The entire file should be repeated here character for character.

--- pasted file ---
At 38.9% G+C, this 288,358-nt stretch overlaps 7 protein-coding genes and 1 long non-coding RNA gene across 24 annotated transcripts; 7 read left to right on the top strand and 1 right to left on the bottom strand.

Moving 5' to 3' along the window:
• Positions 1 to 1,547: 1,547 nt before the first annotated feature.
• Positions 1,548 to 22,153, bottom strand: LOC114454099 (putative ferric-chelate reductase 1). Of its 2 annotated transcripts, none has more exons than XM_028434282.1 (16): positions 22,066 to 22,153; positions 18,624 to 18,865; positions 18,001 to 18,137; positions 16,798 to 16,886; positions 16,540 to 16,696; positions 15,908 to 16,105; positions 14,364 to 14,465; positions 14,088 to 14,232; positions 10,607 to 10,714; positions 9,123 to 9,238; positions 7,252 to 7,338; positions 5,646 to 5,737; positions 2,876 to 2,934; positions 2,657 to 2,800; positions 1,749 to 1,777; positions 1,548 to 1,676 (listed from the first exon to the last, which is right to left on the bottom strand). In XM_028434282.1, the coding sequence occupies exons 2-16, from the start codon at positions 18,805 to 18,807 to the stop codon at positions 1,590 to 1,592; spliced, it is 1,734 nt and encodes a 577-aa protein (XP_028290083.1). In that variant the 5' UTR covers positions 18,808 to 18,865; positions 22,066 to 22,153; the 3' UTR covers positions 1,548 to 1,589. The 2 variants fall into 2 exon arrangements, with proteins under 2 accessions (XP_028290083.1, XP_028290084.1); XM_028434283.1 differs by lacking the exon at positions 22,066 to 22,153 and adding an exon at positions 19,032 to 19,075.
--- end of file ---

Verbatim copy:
At 38.9% G+C, this 288,358-nt stretch overlaps 7 protein-coding genes and 1 long non-coding RNA gene across 24 annotated transcripts; 7 read left to right on the top strand and 1 right to left on the bottom strand.

Moving 5' to 3' along the window:
• Positions 1 to 1,547: 1,547 nt before the first annotated feature.
• Positions 1,548 to 22,153, bottom strand: LOC114454099 (putative ferric-chelate reductase 1). Of its 2 annotated transcripts, none has more exons than XM_028434282.1 (16): positions 22,066 to 22,153; positions 18,624 to 18,865; positions 18,001 to 18,137; positions 16,798 to 16,886; positions 16,540 to 16,696; positions 15,908 to 16,105; positions 14,364 to 14,465; positions 14,088 to 14,232; positions 10,607 to 10,714; positions 9,123 to 9,238; positions 7,252 to 7,338; positions 5,646 to 5,737; positions 2,876 to 2,934; positions 2,657 to 2,800; positions 1,749 to 1,777; positions 1,548 to 1,676 (listed from the first exon to the last, which is right to left on the bottom strand). In XM_028434282.1, the coding sequence occupies exons 2-16, from the start codon at positions 18,805 to 18,807 to the stop codon at positions 1,590 to 1,592; spliced, it is 1,734 nt and encodes a 577-aa protein (XP_028290083.1). In that variant the 5' UTR covers positions 18,808 to 18,865; positions 22,066 to 22,153; the 3' UTR covers positions 1,548 to 1,589. The 2 variants fall into 2 exon arrangements, with proteins under 2 accessions (XP_028290083.1, XP_028290084.1); XM_028434283.1 differs by lacking the exon at positions 22,066 to 22,153 and adding an exon at positions 19,032 to 19,075.